The teachings of Islam establish a separation of state and religion.
Islam’s stance on keeping religion independent to the ways of a state ensures that Islam remains compatible with true forms of democracy. We believe that religion is a vital contributing factor for building relationships and there is good ground for hope that it might progressively become more effective in promoting unity and accord, rather than continue to be a source of friction and conflict.
Islam has laid great emphasis on ensuring that there is a distinct separation of state and religion.
In one verse, the Holy Qur’an teaches us that:
Historically, this verse was revealed when the Holy Prophet of Islam (peace be upon him) had already established an (Islamic) government in Madinah. Prophet Muhammad (peace be upon him) had been accepted as head of the state, and he had in place a covenant with the local tribes, including the Jews. The injunction in the Holy Quran to keep religion and government independent of each other was revealed at that time. Even though the difference between right and wrong had become manifest, and even though Muslims believed their religion to be true and their teachings to be unparalleled, the Prophet of Islam still ensured that non-Muslims were provided with their due rights and were looked after as equal citizens belonging to that nation.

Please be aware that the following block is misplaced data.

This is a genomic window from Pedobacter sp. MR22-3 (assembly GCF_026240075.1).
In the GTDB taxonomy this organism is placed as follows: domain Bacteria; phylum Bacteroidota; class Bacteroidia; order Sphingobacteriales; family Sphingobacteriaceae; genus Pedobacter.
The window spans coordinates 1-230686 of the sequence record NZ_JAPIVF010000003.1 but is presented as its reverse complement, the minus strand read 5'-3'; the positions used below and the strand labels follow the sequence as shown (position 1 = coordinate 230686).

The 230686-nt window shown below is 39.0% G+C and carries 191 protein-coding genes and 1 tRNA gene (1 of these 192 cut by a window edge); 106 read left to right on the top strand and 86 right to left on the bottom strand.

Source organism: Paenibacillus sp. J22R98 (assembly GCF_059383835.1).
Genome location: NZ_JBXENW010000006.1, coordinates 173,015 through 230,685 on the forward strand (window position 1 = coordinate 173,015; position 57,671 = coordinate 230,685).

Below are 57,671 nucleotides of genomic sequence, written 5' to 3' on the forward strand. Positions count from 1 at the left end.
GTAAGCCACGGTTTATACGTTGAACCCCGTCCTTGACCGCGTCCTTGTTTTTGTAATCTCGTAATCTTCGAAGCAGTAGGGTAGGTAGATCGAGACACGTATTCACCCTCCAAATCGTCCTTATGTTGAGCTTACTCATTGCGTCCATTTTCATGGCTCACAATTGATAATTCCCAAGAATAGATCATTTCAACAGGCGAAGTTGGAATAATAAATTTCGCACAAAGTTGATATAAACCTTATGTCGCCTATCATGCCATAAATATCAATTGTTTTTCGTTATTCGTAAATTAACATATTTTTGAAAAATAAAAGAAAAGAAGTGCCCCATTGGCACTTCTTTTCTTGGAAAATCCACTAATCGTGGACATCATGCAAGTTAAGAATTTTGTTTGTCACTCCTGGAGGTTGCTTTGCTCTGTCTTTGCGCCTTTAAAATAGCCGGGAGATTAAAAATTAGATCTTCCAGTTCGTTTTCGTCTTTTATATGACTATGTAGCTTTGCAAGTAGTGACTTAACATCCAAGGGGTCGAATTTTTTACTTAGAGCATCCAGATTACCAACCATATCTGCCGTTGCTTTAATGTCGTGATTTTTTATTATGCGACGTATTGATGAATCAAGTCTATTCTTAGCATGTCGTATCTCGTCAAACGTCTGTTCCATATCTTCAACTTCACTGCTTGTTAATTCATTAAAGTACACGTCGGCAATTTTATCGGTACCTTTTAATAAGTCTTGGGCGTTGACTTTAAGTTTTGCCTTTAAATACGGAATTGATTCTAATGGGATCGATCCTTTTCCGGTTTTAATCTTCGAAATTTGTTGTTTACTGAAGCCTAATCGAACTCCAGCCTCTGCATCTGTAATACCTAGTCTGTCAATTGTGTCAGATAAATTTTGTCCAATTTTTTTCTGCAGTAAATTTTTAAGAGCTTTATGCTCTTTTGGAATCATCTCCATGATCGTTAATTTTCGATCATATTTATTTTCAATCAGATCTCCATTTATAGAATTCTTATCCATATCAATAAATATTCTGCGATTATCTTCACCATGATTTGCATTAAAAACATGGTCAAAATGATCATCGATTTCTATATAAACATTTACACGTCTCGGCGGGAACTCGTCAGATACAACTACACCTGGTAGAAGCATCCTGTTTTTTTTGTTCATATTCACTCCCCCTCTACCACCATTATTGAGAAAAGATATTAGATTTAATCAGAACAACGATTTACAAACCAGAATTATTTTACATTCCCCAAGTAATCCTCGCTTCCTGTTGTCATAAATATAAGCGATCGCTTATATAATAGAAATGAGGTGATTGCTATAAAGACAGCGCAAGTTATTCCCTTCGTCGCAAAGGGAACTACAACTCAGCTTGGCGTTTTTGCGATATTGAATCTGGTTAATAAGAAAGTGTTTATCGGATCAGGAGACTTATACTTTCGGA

“I have forbidden injustice for Myself, and have made it forbidden amongst you, so do not oppress one another.”
Islam endorses a secular type of government; this practice is witnessed in Islam more than in any other religion.
Islam, though not a political system, also provides guidelines which are more just and equitable than any otherworldly political system. The very essence of secularism is that absolute justice must be practised regardless of differences in faith, religion, colour or creed. Injustice towards anyone is severely admonished in Islam and emphasised throughout the Holy Quran.
Islam instructs that its followers always display cooperative and obedient behaviour to those in authority.
Being obedient and respectful to those who maintain a nation’s’ public affairs is a required undertaking for every Muslim, ensuring that they also fulfil the duty of obedience towards their God and towards His Messenger [4:60].
We believe that a requirement for a just government is that it should separate religious matters from matters of state, and every citizen should be afforded their due rights.